As the planet warms, the winter season becomes shorter and warmer. The consequences of these changes are particularly problematic in Alpine regions. These areas are deprived of the time and temperature necessary to accumulate an adequate snowpack to supply the valleys with fresh water throughout spring and early summer. Understanding how the snowpack has changed is critical, but snow is fleeting and the research community lacked a proxy to record and reconstruct seasonal river flow.
Today, a team of Japanese researchers are using the geochemical signature obtained from the shells of freshwater bivalves to find this essential information. The results of their study, published in Paleogeography, Paleoclimatology, Paleoecology, produced a nearly 7-decade seasonal record of river flow in northern Japan.
“The indirect and / or geological data that could reconstruct the environmental conditions of the river in the past are very limited,” said Tsuyoshi Watanabe, lecturer at Hokkaido University and first author of the study. “I was surprised that [the shells of] these long lives [mussels] could capture very detailed information about river environments [at a] daily scale.
For more than 4 decades, geochemical records obtained from the shells of bivalves, microplankton and corals have proven to be effective indicators in reconstructing past environmental conditions, including temperature, salinity and dissolved oxygen. In this study, Watanabe and his team focused on the freshwater mussel species Margaritifera, which has a pronounced lifespan of up to 200 years. Previous studies have shown that annual growth patterns for this species reflect temperature and precipitation during the summer months. Watanabe and his team set out to determine how the timing and chemistry of the growth bands on the shell material correlated with the large amount of environmental data for the region around the Shiribetsu River, where mussel colonies are common.
In mid to late spring, the snow along Mount Fure in Hokkaido melts and flows through various streams that merge and empty into the Shiribetsu, which eventually empties into the Sea of Japan. Snowmelt contributes almost half the volume of the river, causing a seasonal change in the volume, temperature and chemistry of the water. Shiribetsu has been monitored for water temperature, pH, turbidity, chemical oxygen demand, conductivity, and dissolved oxygen content since 2001 and for water volume since 1965.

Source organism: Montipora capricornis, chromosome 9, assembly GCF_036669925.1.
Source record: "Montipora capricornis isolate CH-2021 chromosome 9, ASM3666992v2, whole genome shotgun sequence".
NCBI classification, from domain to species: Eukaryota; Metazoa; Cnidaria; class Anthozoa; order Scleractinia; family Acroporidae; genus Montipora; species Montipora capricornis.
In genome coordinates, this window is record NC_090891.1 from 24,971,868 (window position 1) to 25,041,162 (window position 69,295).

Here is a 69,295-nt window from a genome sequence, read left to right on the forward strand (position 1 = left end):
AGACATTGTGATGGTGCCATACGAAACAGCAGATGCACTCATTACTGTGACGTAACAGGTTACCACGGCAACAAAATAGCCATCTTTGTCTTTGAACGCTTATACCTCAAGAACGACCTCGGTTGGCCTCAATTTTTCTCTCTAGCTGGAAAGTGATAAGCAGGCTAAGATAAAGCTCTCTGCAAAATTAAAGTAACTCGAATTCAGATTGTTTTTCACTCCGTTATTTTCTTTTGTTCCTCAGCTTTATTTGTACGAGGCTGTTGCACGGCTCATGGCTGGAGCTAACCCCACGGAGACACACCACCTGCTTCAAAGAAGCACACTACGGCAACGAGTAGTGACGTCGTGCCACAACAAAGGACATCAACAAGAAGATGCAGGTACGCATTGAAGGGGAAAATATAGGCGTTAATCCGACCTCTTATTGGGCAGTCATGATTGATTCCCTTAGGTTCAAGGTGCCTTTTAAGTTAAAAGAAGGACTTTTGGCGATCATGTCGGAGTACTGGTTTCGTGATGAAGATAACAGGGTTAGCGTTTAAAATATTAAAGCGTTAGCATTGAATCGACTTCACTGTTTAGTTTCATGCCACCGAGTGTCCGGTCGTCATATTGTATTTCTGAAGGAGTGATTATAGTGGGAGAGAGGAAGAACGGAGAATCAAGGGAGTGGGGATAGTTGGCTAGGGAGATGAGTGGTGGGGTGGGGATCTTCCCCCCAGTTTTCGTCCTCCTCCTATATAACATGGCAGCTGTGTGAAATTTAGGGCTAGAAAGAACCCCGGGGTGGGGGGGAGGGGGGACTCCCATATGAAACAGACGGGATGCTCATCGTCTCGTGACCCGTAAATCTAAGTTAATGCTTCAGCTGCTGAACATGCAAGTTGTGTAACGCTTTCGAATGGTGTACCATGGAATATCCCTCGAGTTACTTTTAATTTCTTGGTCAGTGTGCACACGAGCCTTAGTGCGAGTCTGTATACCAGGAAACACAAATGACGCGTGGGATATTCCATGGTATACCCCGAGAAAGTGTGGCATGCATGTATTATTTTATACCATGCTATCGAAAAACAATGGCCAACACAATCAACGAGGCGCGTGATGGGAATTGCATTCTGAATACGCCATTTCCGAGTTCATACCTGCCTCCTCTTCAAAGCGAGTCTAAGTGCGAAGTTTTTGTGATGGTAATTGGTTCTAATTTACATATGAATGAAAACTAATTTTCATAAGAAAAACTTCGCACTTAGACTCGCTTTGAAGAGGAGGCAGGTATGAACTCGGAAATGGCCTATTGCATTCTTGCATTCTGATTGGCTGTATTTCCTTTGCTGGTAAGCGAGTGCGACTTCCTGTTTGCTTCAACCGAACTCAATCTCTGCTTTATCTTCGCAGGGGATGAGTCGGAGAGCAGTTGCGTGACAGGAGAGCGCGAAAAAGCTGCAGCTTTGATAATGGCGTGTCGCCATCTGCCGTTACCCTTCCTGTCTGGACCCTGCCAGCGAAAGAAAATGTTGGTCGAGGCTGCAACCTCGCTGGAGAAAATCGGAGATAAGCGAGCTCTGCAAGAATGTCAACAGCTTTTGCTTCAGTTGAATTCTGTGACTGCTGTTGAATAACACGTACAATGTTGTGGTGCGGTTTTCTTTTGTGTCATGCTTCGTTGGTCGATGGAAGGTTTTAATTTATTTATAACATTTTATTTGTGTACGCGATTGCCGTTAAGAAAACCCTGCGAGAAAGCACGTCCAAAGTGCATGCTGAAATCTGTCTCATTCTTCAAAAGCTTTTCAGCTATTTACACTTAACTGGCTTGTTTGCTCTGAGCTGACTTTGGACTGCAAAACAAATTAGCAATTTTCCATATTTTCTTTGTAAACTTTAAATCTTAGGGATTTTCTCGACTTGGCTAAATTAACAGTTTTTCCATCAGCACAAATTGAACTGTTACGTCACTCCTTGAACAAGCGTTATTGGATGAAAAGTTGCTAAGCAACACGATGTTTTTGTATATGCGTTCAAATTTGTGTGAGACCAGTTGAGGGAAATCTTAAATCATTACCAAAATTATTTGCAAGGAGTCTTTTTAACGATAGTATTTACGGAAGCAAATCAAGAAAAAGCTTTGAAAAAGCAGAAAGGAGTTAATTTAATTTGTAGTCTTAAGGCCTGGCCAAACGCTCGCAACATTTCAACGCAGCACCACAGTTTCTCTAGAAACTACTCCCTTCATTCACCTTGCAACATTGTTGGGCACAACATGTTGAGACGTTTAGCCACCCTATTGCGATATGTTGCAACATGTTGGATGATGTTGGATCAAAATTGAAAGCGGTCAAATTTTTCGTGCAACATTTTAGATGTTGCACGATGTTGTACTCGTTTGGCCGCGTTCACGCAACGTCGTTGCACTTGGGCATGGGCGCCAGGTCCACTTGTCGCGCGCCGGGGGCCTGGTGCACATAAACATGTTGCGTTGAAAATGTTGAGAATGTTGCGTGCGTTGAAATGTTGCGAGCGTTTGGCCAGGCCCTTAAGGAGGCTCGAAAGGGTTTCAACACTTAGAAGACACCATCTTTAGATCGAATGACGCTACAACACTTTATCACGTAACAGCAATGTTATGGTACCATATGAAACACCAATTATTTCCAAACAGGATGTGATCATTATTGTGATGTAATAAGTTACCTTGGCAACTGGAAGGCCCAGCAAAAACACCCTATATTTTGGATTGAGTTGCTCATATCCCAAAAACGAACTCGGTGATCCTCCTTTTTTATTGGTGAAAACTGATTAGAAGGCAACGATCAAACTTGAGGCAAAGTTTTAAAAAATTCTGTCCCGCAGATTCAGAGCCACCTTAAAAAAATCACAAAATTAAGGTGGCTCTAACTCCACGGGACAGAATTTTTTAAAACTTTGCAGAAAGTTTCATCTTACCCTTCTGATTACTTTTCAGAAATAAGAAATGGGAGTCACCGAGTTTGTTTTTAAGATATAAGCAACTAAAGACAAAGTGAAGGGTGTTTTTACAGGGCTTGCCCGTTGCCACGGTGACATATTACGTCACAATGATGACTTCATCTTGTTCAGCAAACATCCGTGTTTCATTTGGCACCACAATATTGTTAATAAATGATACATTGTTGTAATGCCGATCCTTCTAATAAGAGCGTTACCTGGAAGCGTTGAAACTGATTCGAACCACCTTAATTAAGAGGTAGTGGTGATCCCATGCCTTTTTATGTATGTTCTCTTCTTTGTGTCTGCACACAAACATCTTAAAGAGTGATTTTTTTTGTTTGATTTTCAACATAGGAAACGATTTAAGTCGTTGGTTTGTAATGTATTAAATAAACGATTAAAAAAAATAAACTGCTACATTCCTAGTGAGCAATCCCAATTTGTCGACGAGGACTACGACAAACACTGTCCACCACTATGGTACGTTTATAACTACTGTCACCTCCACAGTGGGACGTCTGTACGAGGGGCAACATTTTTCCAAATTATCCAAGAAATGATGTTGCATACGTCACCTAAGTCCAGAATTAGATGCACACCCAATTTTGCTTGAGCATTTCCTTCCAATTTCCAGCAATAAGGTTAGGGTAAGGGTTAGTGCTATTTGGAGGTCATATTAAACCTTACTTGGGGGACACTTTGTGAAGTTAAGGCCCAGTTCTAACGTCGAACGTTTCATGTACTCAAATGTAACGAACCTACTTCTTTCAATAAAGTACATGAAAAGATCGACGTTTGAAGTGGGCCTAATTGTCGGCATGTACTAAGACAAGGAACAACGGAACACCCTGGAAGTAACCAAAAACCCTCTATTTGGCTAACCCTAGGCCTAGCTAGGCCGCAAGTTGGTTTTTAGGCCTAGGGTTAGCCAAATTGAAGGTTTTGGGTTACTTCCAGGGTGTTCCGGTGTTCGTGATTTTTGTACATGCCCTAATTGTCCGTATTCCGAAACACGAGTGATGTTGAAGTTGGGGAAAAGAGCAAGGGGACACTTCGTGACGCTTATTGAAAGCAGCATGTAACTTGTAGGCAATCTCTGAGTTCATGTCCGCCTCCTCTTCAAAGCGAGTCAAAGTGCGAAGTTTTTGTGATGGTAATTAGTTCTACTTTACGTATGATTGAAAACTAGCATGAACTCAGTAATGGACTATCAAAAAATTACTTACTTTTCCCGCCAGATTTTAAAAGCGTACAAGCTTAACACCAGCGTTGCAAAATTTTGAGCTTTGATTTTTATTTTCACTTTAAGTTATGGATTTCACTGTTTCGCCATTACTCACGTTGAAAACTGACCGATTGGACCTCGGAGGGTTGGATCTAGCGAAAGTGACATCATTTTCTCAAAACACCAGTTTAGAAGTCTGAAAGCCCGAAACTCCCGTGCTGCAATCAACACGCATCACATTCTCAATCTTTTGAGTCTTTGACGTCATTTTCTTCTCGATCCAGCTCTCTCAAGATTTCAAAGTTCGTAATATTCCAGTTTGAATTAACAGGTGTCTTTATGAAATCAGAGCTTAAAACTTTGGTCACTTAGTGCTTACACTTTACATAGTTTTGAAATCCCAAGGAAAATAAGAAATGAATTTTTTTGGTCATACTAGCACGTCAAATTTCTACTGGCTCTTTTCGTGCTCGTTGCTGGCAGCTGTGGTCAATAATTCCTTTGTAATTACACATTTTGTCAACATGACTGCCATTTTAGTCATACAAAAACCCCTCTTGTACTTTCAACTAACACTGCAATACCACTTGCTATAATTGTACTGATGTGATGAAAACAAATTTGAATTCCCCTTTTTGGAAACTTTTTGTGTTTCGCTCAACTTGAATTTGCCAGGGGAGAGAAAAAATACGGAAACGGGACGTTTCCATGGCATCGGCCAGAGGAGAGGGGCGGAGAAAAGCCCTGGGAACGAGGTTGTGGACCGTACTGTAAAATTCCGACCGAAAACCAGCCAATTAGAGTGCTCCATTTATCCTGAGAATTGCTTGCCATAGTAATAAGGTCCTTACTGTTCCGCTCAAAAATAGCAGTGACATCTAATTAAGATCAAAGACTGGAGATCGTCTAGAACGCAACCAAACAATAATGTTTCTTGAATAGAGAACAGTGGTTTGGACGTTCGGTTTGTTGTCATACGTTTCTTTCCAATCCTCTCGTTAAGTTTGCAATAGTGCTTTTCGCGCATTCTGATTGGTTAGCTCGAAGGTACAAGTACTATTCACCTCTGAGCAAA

Like the trees, Margaritifera grows by depositing material along defined lines. Watanabe and his team have established a timeline for the species M. laevis by counting the growth pattern over 12 shells, yielding a history of 67 years. They applied laser ablation by induction coupled plasma mass spectrometry along the growth line to obtain the concentration of three isotopes in the shell material: magnesium-24, manganese-55 and barium-138. Each element has been normalized to calcium-43 and represented by a molar ratio. Each molar ratio was regressed based on long-term environmental factors of the river, as well as precipitation and maximum snow depth.
Barium reflects the flow of the river
The researchers found that river flow had the greatest influence on the growth lines of the shells. Additionally, the highest and most pronounced peaks occurred in the barium data in early spring. While the environmental source of the barium remains uncertain, the peak roughly matches the spring meltwater pulses.
The team also found that the magnesium concentration is low in the spring and increases as the summer progresses. They were unable to draw any conclusions from this signal due to the complexity of the patterns for magnesium, as manganese concentration was closely related (negatively) to the seasonal recording of dissolved oxygen, suggesting that it reflects redox conditions.
“Great potential for this type of proxy”
“There is great potential here for this type of proxy,” said Paul Butler, senior geography researcher at the University of Exeter who did not participate in the study. “But if you want to look at the changes that took place before modern warming started, you have to date the dead seashells in the timeline, and for that you have to get material from the sediments of the river bed or use dated specimens. museums. Even if you can find them, this technique requires the use of multiple samples that overlap in time to distinguish a significant common signal.
Watanabe and his team made some initial comparisons between mussel data and several climate records that influence northern Japan, including the North Pacific Index and the Pacific Decadal Oscillation.
The comparison “indicated that the volume of the river could change on a decadal scale with the winter monsoon and the Pacific Decadal Oscillation,” Watanabe said. “If we could apply this method to long-lived and / or fossil samples to compare the recent and the past, perhaps we could assess how the freshwater supply will be influenced by recent global warming and / or future in this region. “
—Stacy Kish (@StacyWKish), science writer